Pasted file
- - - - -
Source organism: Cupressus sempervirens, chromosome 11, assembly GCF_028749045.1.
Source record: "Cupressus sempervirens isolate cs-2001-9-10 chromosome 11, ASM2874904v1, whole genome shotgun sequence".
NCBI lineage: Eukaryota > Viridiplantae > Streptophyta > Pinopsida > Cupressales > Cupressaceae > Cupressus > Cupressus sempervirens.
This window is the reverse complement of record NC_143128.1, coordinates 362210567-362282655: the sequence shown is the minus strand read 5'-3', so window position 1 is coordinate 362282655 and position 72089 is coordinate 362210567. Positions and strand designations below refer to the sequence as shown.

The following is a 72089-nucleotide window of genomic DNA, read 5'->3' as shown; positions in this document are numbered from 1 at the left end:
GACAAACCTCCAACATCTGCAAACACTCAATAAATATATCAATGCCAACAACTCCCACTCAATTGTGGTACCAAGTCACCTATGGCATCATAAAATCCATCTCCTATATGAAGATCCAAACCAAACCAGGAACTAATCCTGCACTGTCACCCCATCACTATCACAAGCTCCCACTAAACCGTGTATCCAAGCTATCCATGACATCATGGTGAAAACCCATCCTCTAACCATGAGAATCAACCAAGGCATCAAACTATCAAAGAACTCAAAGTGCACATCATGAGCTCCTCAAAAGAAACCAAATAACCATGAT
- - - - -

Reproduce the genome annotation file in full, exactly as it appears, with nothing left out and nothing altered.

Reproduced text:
Source organism: Cupressus sempervirens, chromosome 11, assembly GCF_028749045.1.
Source record: "Cupressus sempervirens isolate cs-2001-9-10 chromosome 11, ASM2874904v1, whole genome shotgun sequence".
NCBI lineage: Eukaryota > Viridiplantae > Streptophyta > Pinopsida > Cupressales > Cupressaceae > Cupressus > Cupressus sempervirens.
This window is the reverse complement of record NC_143128.1, coordinates 362210567-362282655: the sequence shown is the minus strand read 5'-3', so window position 1 is coordinate 362282655 and position 72089 is coordinate 362210567. Positions and strand designations below refer to the sequence as shown.

The following is a 72089-nucleotide window of genomic DNA, read 5'->3' as shown; positions in this document are numbered from 1 at the left end:
GACAAACCTCCAACATCTGCAAACACTCAATAAATATATCAATGCCAACAACTCCCACTCAATTGTGGTACCAAGTCACCTATGGCATCATAAAATCCATCTCCTATATGAAGATCCAAACCAAACCAGGAACTAATCCTGCACTGTCACCCCATCACTATCACAAGCTCCCACTAAACCGTGTATCCAAGCTATCCATGACATCATGGTGAAAACCCATCCTCTAACCATGAGAATCAACCAAGGCATCAAACTATCAAAGAACTCAAAGTGCACATCATGAGCTCCTCAAAAGAAACCAAATAACCATGAT